Today marks the 240th birthday of our fair nation of the US of A, a country that despite its myriad problems, remains a pretty swell place to live. And in the current presidential election cycle that has many wondering if we’ll even be around to see another Independence Day, today seems as good a time as any to try to remember a few of the things that make this place so unique. To give you a little hope on our annual day of celebration, or to give you something to drown out the noise of all the damn fireworks, here are five movies that embody America.
Team America: World Police (2004)
This raunchy cult-classic deserves to be on any list of America-related cinema for its theme song alone, one that with each passing year seems a more valid candidate for our national anthem. And though it eviscerates the hypocrisies of American foreign policy with our blind need “to save the motherfucking day, yeah,” the film also serves as a living document to one of our nation’s most important characteristics: freedom.
For instance, where else in the world can a successful TV-comedy duo create a mainstream film that depicts everything from documentarian Michael Moore suicide bombing Mt. Rushmore to a couple engaging in consensual sex involving bowel movements with little to no opposition? Surely the fact that it was filmed with puppets helps, but the very concepts Team America: World Police so viciously criticizes are the very reason it exists. It’s American ideals at their most meta (and filthy).
Do the Right Thing (1989)
After the past few years have proven that race-related crimes most certainly do not get the justice they deserve, 1989’s Do the Right Thing becomes more important (and eerily prescient) with each passing year. Spike Lee’s masterpiece depicts the Brooklyn neighborhood of Bed-Stuy on the hottest day of the summer, where the racial tensions between each community rise closer and closer to boiling point with the passing of each sweltering hour.
An Italian-owned pizzeria becomes the stage for a violent clash of cultures, and each member of the community must reckon with the day’s consequences. As Abraham Lincoln once said, “a house divided against itself cannot stand,” and films like these demonstrate just how important it is for Americans to unite, not divide, in times of turmoil.
The bad guys win a lot in this world, but an essential part of America’s cultural fabric is that in the end, crime doesn’t pay…that the little guy can triumph over the forces of evil with a little luck. This trope has rarely been played out with as much heart in a setting as iconically Americana as it is in Fargo, the iconic classic from the Coen Brothers. Trouble does indeed lurk beneath the surface of idyllic small-towns, as we learn when “Minnesota-nice” car salesman Jerry Lundegaard hires men to fake-kidnap his wife in an attempt to earn some cash from his father-in-law’s ransom money.
Naturally, things do not go according to plan, and the unlikeliest of heroes—the eight-months pregnant, comically charming police chief Marge Gunderson—is the only one capable of bringing the gang of criminals to justice. Frances McDormand deservedly won an Oscar for portraying Gunderson, a performance that embodies the kind of sweetness, cleverness, and unstoppable determination present in the small-town-folk that keep this country afloat.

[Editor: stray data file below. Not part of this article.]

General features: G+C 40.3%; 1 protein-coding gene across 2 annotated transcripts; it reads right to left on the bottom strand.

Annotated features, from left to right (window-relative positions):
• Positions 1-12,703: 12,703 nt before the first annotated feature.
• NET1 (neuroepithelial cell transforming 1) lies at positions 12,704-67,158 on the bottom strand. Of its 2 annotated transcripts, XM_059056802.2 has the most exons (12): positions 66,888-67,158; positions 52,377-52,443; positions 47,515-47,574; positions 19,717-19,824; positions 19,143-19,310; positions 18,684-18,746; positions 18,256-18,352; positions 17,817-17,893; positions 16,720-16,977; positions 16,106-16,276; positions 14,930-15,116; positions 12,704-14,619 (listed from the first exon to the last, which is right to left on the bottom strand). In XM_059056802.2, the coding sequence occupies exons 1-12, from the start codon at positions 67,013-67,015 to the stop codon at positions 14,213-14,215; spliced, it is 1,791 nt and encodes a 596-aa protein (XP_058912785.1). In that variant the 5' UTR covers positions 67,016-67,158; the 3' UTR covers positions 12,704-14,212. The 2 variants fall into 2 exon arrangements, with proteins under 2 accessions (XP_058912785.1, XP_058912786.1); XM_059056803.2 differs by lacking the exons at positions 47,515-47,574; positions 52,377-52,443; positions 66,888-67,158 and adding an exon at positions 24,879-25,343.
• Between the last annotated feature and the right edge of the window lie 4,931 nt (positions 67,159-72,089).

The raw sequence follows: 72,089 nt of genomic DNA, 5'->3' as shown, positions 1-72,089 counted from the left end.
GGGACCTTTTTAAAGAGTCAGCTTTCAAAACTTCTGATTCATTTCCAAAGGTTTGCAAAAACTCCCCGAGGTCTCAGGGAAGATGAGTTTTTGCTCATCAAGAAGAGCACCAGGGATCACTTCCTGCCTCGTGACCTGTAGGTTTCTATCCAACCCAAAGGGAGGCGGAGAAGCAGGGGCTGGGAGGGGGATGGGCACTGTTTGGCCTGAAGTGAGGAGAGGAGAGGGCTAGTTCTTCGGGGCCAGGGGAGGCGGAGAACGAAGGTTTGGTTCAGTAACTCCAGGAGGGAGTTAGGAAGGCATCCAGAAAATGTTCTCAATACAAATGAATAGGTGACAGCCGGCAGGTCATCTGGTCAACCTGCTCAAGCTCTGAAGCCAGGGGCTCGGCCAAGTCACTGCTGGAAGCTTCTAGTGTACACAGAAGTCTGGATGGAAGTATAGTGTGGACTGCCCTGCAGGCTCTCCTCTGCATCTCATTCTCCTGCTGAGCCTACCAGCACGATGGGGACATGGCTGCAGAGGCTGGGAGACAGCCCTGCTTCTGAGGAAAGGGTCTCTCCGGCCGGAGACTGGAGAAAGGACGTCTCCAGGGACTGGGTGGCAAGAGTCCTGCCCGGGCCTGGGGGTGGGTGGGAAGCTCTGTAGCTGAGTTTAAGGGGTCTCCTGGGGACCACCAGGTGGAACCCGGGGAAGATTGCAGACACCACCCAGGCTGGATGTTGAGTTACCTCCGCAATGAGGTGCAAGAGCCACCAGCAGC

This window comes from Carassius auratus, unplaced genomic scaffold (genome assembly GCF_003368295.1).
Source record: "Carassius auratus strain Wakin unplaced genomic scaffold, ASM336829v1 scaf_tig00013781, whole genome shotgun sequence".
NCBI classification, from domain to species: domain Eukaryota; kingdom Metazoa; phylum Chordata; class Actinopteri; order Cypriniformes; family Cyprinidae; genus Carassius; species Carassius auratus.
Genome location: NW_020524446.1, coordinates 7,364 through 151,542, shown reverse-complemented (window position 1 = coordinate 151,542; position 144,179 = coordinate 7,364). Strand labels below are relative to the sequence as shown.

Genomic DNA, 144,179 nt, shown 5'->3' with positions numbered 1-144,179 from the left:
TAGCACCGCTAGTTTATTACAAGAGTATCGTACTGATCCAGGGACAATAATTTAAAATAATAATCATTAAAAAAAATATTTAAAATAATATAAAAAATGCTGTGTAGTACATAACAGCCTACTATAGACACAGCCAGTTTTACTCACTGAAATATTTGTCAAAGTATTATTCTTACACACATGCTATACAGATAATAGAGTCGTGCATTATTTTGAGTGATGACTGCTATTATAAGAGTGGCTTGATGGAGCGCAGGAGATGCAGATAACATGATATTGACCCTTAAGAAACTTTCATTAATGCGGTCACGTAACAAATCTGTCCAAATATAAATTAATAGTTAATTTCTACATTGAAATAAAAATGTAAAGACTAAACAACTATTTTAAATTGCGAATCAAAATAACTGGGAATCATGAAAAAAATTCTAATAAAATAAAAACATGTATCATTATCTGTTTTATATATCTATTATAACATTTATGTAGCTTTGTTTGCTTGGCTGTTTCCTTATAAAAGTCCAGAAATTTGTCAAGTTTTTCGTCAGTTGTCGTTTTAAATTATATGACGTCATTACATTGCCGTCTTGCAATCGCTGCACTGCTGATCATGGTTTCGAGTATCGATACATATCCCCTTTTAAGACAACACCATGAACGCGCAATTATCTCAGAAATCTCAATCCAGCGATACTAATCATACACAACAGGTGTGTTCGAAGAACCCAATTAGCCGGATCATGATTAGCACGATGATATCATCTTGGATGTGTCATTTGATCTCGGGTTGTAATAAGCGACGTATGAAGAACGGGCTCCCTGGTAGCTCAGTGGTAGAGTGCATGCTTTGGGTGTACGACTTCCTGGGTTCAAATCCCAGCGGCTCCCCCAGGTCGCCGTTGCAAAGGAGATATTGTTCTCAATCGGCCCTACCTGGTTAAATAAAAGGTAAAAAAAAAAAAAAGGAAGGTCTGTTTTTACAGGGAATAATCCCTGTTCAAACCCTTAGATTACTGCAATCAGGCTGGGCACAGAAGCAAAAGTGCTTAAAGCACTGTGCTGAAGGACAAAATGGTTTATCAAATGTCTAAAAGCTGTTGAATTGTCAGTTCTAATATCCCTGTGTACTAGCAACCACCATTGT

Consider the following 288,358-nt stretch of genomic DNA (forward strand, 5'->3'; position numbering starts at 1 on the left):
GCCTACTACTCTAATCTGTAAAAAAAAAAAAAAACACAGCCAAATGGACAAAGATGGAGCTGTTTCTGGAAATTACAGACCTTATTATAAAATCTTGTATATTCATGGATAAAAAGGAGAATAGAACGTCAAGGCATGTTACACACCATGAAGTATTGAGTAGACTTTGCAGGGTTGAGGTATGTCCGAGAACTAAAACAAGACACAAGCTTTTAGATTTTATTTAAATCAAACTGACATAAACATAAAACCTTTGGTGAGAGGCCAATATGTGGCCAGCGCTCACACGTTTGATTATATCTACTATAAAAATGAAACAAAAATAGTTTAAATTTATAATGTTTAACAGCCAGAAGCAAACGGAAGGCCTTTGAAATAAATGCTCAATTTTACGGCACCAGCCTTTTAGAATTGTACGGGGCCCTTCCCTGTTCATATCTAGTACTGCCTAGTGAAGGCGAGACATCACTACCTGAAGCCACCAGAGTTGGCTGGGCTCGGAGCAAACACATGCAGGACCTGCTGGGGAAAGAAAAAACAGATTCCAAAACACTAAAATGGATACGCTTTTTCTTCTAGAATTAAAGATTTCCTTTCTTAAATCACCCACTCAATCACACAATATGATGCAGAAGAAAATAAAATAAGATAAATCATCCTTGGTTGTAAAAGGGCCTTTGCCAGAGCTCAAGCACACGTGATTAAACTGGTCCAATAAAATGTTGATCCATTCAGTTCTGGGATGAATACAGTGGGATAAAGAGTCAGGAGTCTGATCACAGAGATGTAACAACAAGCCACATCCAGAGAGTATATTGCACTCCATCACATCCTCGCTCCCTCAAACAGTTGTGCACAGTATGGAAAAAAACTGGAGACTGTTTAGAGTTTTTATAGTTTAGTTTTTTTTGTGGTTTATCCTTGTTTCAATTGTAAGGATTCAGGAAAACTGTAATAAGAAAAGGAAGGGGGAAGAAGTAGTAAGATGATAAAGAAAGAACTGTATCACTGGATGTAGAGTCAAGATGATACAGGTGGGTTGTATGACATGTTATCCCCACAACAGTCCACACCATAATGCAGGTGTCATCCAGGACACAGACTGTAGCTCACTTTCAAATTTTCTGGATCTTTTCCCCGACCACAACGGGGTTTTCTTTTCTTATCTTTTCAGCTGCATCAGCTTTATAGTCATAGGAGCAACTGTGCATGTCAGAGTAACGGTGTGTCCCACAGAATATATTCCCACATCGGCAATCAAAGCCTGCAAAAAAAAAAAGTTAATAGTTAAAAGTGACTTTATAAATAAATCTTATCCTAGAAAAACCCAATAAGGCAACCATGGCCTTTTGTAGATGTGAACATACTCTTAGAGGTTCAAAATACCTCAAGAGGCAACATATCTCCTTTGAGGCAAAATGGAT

The Wolf of Wall Street (2013)
Perhaps we should amend the above statement to “in America, crime doesn’t pay…unless you work on Wall Street, in which case carry on with your rich playboy lifestyle punishment-free.” Martin Scorsese’s epic tale of corporate greed gone to its absurdist extreme is as amusing as it is depressing in its depiction of Jordan Belfort, the smarmy Long Island stockbroker with a talent for laundering money.
Brought to vivid life in a colossal performance from Leonardo DiCaprio, Belfort so thoroughly entertains us with his million-dollar shenanigans that we find ourselves rooting for him, even as men just like him continue to thrive in the corrupt world of American finance. It’s a testament to the fact that America is indeed a rich man’s world, one where the elite can crash a convertible while high on quaaludes and go free while the common people are incarcerated every day. Life isn’t fair, but the depravity of this cruel world has rarely looked as appealing as it does here.
Hoop Dreams (1994)
The backbone of the American Dream is the concept that enough hard work gives you the ability to achieve your wants and desires, no matter the odds. Rarely has this idea been as scrutinized and challenged as it is in Hoop Dreams, a landmark documentary that follows the lives of William Gates and Arthur Agee, two African-American boys from inner-city Chicago given a shot at a better life. Both are scouted by an elite (and mostly white) high school for their basketball talents, and both fully intend on making it to the NBA.
It challenges the way that Americans raise their children to shoot for their highest potential while ignoring some of the rigid structures holding them back, and heartbreakingly shows the results of such neglect. Nevertheless, this film is one full of hope, and serves as an excellent reminder that even the most insurmountable of odds can be overcome with good ol’ American determination.
In other film news, check out the intense trailer for Miles Teller’s upcoming boxing flick.